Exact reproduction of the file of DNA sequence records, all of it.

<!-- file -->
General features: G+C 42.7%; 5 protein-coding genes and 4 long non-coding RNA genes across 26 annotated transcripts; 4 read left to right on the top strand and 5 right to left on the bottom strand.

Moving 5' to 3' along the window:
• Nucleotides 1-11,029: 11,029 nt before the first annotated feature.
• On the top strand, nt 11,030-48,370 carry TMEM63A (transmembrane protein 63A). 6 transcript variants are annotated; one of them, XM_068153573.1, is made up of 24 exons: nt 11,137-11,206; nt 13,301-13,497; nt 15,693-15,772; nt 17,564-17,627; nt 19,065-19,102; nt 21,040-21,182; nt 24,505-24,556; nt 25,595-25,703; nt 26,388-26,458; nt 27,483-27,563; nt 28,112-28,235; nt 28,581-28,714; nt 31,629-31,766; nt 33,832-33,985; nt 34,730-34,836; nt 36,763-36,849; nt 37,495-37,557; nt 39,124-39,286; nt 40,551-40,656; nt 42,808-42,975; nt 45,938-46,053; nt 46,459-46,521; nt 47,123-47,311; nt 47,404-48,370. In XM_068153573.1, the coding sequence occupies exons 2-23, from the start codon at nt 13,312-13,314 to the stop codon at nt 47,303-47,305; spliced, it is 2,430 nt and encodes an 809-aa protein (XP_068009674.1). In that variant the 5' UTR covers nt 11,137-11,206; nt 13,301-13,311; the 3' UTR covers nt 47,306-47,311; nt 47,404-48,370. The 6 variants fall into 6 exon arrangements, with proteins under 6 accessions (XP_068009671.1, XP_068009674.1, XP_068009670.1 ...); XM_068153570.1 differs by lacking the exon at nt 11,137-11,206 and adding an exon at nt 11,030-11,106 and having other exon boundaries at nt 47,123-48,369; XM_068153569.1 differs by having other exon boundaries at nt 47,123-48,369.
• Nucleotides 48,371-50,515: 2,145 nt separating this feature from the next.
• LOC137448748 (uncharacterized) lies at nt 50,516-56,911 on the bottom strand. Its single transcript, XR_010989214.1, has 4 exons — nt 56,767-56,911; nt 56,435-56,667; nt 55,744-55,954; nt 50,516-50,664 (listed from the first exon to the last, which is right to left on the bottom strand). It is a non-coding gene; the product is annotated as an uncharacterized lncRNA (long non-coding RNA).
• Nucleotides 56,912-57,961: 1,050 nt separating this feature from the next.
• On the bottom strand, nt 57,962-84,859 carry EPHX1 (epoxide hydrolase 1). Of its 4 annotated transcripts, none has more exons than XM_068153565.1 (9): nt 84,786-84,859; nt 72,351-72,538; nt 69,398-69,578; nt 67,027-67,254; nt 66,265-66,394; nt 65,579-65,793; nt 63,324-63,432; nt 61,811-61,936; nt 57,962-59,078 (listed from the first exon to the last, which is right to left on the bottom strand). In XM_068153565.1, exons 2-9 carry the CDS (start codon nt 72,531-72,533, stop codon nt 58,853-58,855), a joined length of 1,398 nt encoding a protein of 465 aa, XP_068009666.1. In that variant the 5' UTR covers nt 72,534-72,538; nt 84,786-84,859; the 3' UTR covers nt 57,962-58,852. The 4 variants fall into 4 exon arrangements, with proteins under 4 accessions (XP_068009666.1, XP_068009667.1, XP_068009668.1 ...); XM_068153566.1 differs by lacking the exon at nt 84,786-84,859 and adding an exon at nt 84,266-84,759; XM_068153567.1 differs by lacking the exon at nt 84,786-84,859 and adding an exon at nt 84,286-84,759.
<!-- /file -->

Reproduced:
General features: G+C 42.7%; 5 protein-coding genes and 4 long non-coding RNA genes across 26 annotated transcripts; 4 read left to right on the top strand and 5 right to left on the bottom strand.

Moving 5' to 3' along the window:
• Nucleotides 1-11,029: 11,029 nt before the first annotated feature.
• On the top strand, nt 11,030-48,370 carry TMEM63A (transmembrane protein 63A). 6 transcript variants are annotated; one of them, XM_068153573.1, is made up of 24 exons: nt 11,137-11,206; nt 13,301-13,497; nt 15,693-15,772; nt 17,564-17,627; nt 19,065-19,102; nt 21,040-21,182; nt 24,505-24,556; nt 25,595-25,703; nt 26,388-26,458; nt 27,483-27,563; nt 28,112-28,235; nt 28,581-28,714; nt 31,629-31,766; nt 33,832-33,985; nt 34,730-34,836; nt 36,763-36,849; nt 37,495-37,557; nt 39,124-39,286; nt 40,551-40,656; nt 42,808-42,975; nt 45,938-46,053; nt 46,459-46,521; nt 47,123-47,311; nt 47,404-48,370. In XM_068153573.1, the coding sequence occupies exons 2-23, from the start codon at nt 13,312-13,314 to the stop codon at nt 47,303-47,305; spliced, it is 2,430 nt and encodes an 809-aa protein (XP_068009674.1). In that variant the 5' UTR covers nt 11,137-11,206; nt 13,301-13,311; the 3' UTR covers nt 47,306-47,311; nt 47,404-48,370. The 6 variants fall into 6 exon arrangements, with proteins under 6 accessions (XP_068009671.1, XP_068009674.1, XP_068009670.1 ...); XM_068153570.1 differs by lacking the exon at nt 11,137-11,206 and adding an exon at nt 11,030-11,106 and having other exon boundaries at nt 47,123-48,369; XM_068153569.1 differs by having other exon boundaries at nt 47,123-48,369.
• Nucleotides 48,371-50,515: 2,145 nt separating this feature from the next.
• LOC137448748 (uncharacterized) lies at nt 50,516-56,911 on the bottom strand. Its single transcript, XR_010989214.1, has 4 exons — nt 56,767-56,911; nt 56,435-56,667; nt 55,744-55,954; nt 50,516-50,664 (listed from the first exon to the last, which is right to left on the bottom strand). It is a non-coding gene; the product is annotated as an uncharacterized lncRNA (long non-coding RNA).
• Nucleotides 56,912-57,961: 1,050 nt separating this feature from the next.
• On the bottom strand, nt 57,962-84,859 carry EPHX1 (epoxide hydrolase 1). Of its 4 annotated transcripts, none has more exons than XM_068153565.1 (9): nt 84,786-84,859; nt 72,351-72,538; nt 69,398-69,578; nt 67,027-67,254; nt 66,265-66,394; nt 65,579-65,793; nt 63,324-63,432; nt 61,811-61,936; nt 57,962-59,078 (listed from the first exon to the last, which is right to left on the bottom strand). In XM_068153565.1, exons 2-9 carry the CDS (start codon nt 72,531-72,533, stop codon nt 58,853-58,855), a joined length of 1,398 nt encoding a protein of 465 aa, XP_068009666.1. In that variant the 5' UTR covers nt 72,534-72,538; nt 84,786-84,859; the 3' UTR covers nt 57,962-58,852. The 4 variants fall into 4 exon arrangements, with proteins under 4 accessions (XP_068009666.1, XP_068009667.1, XP_068009668.1 ...); XM_068153566.1 differs by lacking the exon at nt 84,786-84,859 and adding an exon at nt 84,266-84,759; XM_068153567.1 differs by lacking the exon at nt 84,786-84,859 and adding an exon at nt 84,286-84,759.